ladybirds

Facts about ladybirds

All about Ladybirds

Ladybird facts

  • There are about 500 different kinds in the United States and nearly 5000 world wide.
  • Most Ladybirds are carnivorous on the larva Aphids (Hemiptera, Homoptera, Aphididae) both as adults and as larvae ladybugs won’t fly when the temperature is 55E Fahrenheit or lower.
  • It is thought that ladybugs probably do taste bad to predators, and that they may even produce a foul-smelling odor from a fluid from joints in their legs.
  • When threatened, ladybugs “play dead.” Many predators will not eat an insect that does not move, so this is another way that the ladybug protects itself from danger.
  • Ladybugs generally complete their life cycle within one year.
  • The most common American ladybird has seven spots
  • Ladybirds are named after the Virgin Mary. ‘Our Lady’, who wore a red cloak in old paintings. The 7 spots are supposed to remind us of the 7 joys and the 7 sorrows. During the Middle Ages, swarms of pests were destroying crops, so farmers prayed to the Virgin Mary, the mother of Jesus, for help. Soon after, ladybugs came and ate the bad pests and saved the crops. The farmers called these bugs, “Beetles of Our Lady” and they eventually became known as “ladybugs”.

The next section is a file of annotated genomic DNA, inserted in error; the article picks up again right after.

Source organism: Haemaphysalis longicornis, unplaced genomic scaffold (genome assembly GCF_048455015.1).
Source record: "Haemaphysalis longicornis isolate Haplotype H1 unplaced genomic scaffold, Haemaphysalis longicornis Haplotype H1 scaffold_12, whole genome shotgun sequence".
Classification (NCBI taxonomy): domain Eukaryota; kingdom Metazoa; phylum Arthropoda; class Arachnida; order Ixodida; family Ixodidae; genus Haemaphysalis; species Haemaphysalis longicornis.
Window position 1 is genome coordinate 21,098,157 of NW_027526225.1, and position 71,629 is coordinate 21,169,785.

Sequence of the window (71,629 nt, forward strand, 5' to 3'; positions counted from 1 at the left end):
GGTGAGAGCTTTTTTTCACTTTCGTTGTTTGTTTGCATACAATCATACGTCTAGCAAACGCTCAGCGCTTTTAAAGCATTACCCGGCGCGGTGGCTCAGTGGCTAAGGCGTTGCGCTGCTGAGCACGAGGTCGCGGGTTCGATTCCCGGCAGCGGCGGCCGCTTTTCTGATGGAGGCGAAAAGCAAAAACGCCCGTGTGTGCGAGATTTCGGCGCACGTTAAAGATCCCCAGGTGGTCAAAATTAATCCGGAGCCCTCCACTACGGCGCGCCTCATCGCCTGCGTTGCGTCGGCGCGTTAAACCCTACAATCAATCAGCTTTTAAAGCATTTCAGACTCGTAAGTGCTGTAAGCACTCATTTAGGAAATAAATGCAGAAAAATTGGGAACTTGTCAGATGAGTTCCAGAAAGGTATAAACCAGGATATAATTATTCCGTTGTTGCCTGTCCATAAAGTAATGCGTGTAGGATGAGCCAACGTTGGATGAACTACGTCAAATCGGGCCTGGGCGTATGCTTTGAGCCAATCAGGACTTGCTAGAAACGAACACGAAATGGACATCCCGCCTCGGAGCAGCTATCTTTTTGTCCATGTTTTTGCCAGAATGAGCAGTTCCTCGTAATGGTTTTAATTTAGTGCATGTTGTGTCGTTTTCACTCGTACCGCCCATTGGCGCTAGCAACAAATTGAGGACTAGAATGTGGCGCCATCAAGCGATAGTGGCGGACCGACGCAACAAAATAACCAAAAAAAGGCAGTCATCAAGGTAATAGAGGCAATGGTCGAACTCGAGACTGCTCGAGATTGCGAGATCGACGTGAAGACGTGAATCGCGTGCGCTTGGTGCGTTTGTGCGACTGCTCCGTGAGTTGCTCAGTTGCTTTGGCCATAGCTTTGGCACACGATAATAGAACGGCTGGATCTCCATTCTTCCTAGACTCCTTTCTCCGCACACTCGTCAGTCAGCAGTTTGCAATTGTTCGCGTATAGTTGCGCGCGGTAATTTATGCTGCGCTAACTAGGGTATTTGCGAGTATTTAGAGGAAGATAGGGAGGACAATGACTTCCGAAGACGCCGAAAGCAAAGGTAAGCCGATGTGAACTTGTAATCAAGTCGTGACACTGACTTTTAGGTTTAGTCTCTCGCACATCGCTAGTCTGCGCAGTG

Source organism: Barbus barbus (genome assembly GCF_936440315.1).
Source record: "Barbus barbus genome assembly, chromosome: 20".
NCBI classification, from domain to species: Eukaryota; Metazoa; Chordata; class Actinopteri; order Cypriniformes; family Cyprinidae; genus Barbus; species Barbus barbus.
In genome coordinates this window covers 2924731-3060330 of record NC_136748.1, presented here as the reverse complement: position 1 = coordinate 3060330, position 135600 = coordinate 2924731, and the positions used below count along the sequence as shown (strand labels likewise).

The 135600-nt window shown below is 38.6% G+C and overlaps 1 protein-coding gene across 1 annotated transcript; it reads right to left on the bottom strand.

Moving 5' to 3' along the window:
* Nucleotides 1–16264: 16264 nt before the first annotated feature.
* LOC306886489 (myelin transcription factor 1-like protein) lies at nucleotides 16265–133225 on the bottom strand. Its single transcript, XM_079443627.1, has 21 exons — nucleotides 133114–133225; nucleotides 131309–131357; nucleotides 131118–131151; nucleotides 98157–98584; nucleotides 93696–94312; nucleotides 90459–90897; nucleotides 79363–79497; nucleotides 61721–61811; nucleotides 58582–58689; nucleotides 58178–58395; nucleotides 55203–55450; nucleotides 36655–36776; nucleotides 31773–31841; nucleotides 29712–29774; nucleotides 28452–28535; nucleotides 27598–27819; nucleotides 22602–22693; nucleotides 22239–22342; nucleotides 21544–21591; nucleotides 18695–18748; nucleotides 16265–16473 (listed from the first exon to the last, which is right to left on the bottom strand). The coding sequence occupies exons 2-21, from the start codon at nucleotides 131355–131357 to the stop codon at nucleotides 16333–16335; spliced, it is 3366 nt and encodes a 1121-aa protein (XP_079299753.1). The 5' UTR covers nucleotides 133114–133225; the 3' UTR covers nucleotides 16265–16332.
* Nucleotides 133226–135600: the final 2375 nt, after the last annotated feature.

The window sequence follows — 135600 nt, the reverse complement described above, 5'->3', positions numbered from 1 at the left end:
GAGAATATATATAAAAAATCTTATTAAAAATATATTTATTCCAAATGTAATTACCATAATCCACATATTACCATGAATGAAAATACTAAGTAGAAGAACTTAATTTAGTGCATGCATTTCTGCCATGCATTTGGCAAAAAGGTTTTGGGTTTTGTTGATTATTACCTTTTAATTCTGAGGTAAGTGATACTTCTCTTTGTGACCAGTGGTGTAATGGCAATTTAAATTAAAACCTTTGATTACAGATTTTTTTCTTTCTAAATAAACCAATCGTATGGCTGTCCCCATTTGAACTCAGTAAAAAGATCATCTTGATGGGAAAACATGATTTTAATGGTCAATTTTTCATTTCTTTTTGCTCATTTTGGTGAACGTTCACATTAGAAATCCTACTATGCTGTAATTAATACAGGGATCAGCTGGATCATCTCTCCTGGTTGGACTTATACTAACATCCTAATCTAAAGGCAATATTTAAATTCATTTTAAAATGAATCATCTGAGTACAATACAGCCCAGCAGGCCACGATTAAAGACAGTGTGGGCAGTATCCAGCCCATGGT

• Their red backs are really wing cases, which protect the delicate wings, folded up beneath them.
  • The female ladybug eats much more than the male
  • The Asian Ladybeetle:  adults average about 3/8 of an inch in length and about 1/4-inch in width. The spots are usually small, and an individual can have anywhere from eighteen spots to no spots at all. An adult multicolored Asian lady beetle can live for 2 to 3 years.
  • Ladybirds are sometimes known as the Halloween Ladybug.
  • An adult is capable of consuming as many as 270 aphids per day, and a single larva can consume between 600 and 1,200 aphids during its development.
  • In many countries, ladybugs are considered to be good luck.
  • The Ladybug is the state insect for Massachusetts, New Hampshire, Ohio, Tennessee, and Delaware.

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